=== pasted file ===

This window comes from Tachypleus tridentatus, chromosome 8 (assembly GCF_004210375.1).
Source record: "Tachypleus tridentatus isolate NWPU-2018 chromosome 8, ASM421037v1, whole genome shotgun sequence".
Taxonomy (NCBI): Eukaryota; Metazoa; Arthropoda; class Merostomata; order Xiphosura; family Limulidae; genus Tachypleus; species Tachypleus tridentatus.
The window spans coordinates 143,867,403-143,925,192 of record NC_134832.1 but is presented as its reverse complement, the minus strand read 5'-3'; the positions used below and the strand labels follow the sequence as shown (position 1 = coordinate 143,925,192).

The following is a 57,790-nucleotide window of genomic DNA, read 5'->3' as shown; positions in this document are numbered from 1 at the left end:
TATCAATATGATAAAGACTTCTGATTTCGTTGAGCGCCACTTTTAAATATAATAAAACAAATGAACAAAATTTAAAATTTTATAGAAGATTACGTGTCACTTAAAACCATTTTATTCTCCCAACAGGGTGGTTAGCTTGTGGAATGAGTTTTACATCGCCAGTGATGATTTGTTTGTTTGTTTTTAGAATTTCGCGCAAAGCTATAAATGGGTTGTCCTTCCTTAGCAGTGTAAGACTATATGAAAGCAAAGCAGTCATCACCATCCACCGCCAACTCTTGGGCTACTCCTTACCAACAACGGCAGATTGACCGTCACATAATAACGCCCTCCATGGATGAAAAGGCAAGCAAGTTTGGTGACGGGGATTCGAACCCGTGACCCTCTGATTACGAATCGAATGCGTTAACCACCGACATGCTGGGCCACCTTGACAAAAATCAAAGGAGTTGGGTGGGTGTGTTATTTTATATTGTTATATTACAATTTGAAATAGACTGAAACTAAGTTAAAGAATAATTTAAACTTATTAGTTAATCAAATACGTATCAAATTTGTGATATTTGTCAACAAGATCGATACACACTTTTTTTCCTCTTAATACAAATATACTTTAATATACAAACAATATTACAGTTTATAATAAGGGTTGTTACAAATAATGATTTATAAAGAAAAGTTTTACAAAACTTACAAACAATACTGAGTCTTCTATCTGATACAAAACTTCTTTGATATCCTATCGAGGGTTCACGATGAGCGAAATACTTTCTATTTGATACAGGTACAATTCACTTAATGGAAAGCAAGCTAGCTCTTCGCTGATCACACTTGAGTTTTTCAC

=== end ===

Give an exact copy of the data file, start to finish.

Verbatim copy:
This window comes from Tachypleus tridentatus, chromosome 8 (assembly GCF_004210375.1).
Source record: "Tachypleus tridentatus isolate NWPU-2018 chromosome 8, ASM421037v1, whole genome shotgun sequence".
Taxonomy (NCBI): Eukaryota; Metazoa; Arthropoda; class Merostomata; order Xiphosura; family Limulidae; genus Tachypleus; species Tachypleus tridentatus.
The window spans coordinates 143,867,403-143,925,192 of record NC_134832.1 but is presented as its reverse complement, the minus strand read 5'-3'; the positions used below and the strand labels follow the sequence as shown (position 1 = coordinate 143,925,192).

The following is a 57,790-nucleotide window of genomic DNA, read 5'->3' as shown; positions in this document are numbered from 1 at the left end:
TATCAATATGATAAAGACTTCTGATTTCGTTGAGCGCCACTTTTAAATATAATAAAACAAATGAACAAAATTTAAAATTTTATAGAAGATTACGTGTCACTTAAAACCATTTTATTCTCCCAACAGGGTGGTTAGCTTGTGGAATGAGTTTTACATCGCCAGTGATGATTTGTTTGTTTGTTTTTAGAATTTCGCGCAAAGCTATAAATGGGTTGTCCTTCCTTAGCAGTGTAAGACTATATGAAAGCAAAGCAGTCATCACCATCCACCGCCAACTCTTGGGCTACTCCTTACCAACAACGGCAGATTGACCGTCACATAATAACGCCCTCCATGGATGAAAAGGCAAGCAAGTTTGGTGACGGGGATTCGAACCCGTGACCCTCTGATTACGAATCGAATGCGTTAACCACCGACATGCTGGGCCACCTTGACAAAAATCAAAGGAGTTGGGTGGGTGTGTTATTTTATATTGTTATATTACAATTTGAAATAGACTGAAACTAAGTTAAAGAATAATTTAAACTTATTAGTTAATCAAATACGTATCAAATTTGTGATATTTGTCAACAAGATCGATACACACTTTTTTTCCTCTTAATACAAATATACTTTAATATACAAACAATATTACAGTTTATAATAAGGGTTGTTACAAATAATGATTTATAAAGAAAAGTTTTACAAAACTTACAAACAATACTGAGTCTTCTATCTGATACAAAACTTCTTTGATATCCTATCGAGGGTTCACGATGAGCGAAATACTTTCTATTTGATACAGGTACAATTCACTTAATGGAAAGCAAGCTAGCTCTTCGCTGATCACACTTGAGTTTTTCAC